Scotland working for a  just transition to green energy - Lorna Slater

Lorna Slater is the minister for green skills, circular economy and biodiversity. Picture: PALorna Slater is the minister for green skills, circular economy and biodiversity. Picture: PA
Lorna Slater is the minister for green skills, circular economy and biodiversity. Picture: PA
Last week I was proud to be the first ever Green Minister from anywhere in the UK to attend the British-Irish Council in Blackpool.

While there I joined the First Minister, Nicola Sturgeon, the Irish Taoiseach, Micheál Martin, and other Ministers and leaders from across the UK and Ireland.

Established as part of the Good Friday agreement, the British-Irish Council meets every six months. It provides a forum for leaders and governments across the UK and Ireland to come together and share experiences.

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The theme of the summit was Sustainable Growth and Regeneration, with discussion focusing on how we can ensure a just energy transition.

This gave the First Minister and I the chance to share the positive climate action we are taking in Scotland, and to discuss some of the ways that we can work together to tackle the climate and nature crises.

They are international threats, and they need international responses. If we are to have any chance of mitigating the worst impacts of the climate crisis then it will need coordination, cooperation and real and meaningful climate actions from all levels of government.

Of course, the British-Irish Council is only one of the international forums that we need to use to its full extent.

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Many of the most important decisions that will shape our future are being discussed this week at the COP 27 climate conference in Egypt. The summit, which has brought together leaders from 198 counties will close on Friday.

Last year’s COP agreements did not go anywhere near far enough, and the situation has only got worse since, with record temperatures and even more extreme weather events. The governments represented can’t show the same weakness this time.

The need for global action can not detract from the obligation for individual governments to lead by example.

That is what we are doing with Greens in government in Scotland. We are putting climate change right at the heart of every decision we make, even with the limited powers available to us.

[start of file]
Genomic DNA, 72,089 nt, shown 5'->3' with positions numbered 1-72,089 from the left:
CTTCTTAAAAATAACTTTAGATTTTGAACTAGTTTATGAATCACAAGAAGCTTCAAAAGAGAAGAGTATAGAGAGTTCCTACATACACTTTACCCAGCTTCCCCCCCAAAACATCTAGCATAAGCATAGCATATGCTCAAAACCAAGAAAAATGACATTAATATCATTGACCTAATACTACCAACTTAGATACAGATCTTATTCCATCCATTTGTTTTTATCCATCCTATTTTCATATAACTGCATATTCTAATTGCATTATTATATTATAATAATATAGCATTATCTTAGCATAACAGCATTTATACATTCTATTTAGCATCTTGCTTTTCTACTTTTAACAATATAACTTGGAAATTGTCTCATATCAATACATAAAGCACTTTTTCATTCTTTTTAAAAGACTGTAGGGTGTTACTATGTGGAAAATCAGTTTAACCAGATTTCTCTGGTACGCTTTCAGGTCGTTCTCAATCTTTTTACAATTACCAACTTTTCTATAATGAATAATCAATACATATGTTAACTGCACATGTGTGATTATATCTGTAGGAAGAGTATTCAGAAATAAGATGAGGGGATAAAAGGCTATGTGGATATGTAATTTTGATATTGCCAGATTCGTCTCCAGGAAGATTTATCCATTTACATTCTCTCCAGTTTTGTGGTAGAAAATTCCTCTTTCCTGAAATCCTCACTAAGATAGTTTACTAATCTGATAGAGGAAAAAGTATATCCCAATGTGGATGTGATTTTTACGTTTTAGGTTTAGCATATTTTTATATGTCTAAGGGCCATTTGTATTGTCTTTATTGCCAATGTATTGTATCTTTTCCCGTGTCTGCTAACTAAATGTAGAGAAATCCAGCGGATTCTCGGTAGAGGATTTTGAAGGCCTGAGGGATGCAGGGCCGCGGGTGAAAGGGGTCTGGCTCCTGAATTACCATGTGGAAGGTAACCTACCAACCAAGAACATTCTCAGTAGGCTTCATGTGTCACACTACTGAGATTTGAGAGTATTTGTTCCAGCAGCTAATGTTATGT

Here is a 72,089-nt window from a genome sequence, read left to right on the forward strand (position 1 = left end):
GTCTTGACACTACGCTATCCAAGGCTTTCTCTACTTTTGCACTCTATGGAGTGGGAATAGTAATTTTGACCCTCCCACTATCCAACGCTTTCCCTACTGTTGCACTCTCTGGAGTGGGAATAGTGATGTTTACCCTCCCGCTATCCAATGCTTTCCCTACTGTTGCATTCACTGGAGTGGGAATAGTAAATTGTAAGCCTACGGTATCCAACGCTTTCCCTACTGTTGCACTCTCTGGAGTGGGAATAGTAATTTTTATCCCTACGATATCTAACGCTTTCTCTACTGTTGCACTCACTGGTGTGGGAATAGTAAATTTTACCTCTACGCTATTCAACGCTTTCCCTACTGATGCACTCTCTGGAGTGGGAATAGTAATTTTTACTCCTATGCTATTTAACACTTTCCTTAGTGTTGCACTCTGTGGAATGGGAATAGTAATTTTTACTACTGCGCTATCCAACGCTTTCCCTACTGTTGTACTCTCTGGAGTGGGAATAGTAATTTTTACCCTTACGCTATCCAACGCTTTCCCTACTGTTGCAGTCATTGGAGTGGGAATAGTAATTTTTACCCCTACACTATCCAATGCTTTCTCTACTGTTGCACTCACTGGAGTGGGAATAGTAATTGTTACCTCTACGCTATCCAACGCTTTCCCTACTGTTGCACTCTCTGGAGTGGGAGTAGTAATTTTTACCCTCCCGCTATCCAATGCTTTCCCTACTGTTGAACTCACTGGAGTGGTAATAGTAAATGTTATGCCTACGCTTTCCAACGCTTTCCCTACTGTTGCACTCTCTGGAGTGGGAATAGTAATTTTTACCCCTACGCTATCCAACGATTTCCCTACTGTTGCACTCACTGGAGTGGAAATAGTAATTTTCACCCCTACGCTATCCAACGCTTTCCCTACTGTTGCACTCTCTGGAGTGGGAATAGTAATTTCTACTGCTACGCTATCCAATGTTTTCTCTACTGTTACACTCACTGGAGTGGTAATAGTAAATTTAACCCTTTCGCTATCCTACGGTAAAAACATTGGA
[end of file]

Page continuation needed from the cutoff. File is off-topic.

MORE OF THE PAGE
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We made important progress last week with the publication of new planning rules that will accelerate the deployment of renewables across Scotland. Scottish Renewables have described the plan as a "remarkable and major step forward" for the system.

This builds on the work we are doing to cut emissions and will help us to deliver the ambitious commitments that we have made to expand solar energy and double onshore wind capacity.

It also means seizing opportunities in every community. For example, when the Michelin Tyre factory in Dundee closed, the Scottish Government worked closely with Michelin, academics and others to repurpose the site and establish it as an “innovation park.” By doing this we were able to provide new employment and training opportunities in low-carbon industries.

This is the kind of drive we need to see in all aspects of our economy if we are to make the transformative changes that are needed.

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What's clear is that the work can't stop when the summits end. Whether it is the British-Irish Council, COP 27 or any of the other conferences and forums. Building a sustainable climate and economy will always be an ongoing process rather than a single event.

None of this will be simple, and it’s going to take time and political will. We all need to be honest and learn from past mistakes. A Just Transition can’t happen overnight, and nor can it happen without a fundamental commitment and action from businesses and governments.

Lorna Slater is the minister for green skills, circular economy and biodiversity

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